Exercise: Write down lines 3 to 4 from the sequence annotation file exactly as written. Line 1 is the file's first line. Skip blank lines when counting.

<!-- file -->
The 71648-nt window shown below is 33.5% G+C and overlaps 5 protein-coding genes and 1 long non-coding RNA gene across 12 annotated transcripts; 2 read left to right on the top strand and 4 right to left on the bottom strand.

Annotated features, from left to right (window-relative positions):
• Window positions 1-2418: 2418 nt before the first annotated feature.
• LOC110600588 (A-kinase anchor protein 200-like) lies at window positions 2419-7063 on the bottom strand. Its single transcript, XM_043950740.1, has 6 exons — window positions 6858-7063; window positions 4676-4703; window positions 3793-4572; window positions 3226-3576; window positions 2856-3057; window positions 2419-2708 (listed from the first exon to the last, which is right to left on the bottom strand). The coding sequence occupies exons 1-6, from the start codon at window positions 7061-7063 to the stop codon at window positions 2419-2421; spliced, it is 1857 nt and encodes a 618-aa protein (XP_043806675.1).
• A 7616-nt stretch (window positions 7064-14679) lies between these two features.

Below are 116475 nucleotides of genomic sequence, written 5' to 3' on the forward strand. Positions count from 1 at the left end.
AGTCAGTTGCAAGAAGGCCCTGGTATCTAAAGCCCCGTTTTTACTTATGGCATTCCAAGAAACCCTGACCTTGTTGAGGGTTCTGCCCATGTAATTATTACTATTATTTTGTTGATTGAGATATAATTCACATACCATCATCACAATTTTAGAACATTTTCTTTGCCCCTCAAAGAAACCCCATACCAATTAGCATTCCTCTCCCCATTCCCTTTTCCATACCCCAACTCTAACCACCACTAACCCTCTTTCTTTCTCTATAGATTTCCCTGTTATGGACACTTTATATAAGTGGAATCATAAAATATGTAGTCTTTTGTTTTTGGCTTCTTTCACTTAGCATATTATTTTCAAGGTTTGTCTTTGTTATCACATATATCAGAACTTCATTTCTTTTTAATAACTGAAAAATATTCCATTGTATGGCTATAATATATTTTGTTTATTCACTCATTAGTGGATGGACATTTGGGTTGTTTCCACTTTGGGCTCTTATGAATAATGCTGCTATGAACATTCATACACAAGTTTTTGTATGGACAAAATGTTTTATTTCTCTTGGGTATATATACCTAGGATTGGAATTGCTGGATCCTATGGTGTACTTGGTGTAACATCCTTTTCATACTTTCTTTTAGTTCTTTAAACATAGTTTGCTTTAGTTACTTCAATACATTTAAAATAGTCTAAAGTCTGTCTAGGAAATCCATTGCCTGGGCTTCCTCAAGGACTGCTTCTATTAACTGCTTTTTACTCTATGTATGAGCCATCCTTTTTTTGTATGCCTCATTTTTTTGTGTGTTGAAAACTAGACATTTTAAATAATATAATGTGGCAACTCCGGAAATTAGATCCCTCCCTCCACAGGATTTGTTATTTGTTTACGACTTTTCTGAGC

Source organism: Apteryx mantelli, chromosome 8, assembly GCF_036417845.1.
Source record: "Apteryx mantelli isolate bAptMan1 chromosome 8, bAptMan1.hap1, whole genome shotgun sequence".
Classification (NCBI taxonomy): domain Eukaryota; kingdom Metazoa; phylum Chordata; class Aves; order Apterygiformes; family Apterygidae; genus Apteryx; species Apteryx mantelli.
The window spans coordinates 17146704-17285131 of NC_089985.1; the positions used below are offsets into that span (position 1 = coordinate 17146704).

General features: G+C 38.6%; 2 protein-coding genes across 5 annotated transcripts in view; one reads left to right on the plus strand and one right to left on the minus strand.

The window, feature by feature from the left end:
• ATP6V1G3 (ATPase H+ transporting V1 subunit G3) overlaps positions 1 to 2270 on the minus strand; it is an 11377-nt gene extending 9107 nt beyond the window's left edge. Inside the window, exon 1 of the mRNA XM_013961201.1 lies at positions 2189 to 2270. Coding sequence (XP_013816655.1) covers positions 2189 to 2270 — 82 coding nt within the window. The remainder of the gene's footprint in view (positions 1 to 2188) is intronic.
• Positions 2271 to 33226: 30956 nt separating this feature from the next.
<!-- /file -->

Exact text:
• Window positions 1-2418: 2418 nt before the first annotated feature.
• LOC110600588 (A-kinase anchor protein 200-like) lies at window positions 2419-7063 on the bottom strand. Its single transcript, XM_043950740.1, has 6 exons — window positions 6858-7063; window positions 4676-4703; window positions 3793-4572; window positions 3226-3576; window positions 2856-3057; window positions 2419-2708 (listed from the first exon to the last, which is right to left on the bottom strand). The coding sequence occupies exons 1-6, from the start codon at window positions 7061-7063 to the stop codon at window positions 2419-2421; spliced, it is 1857 nt and encodes a 618-aa protein (XP_043806675.1).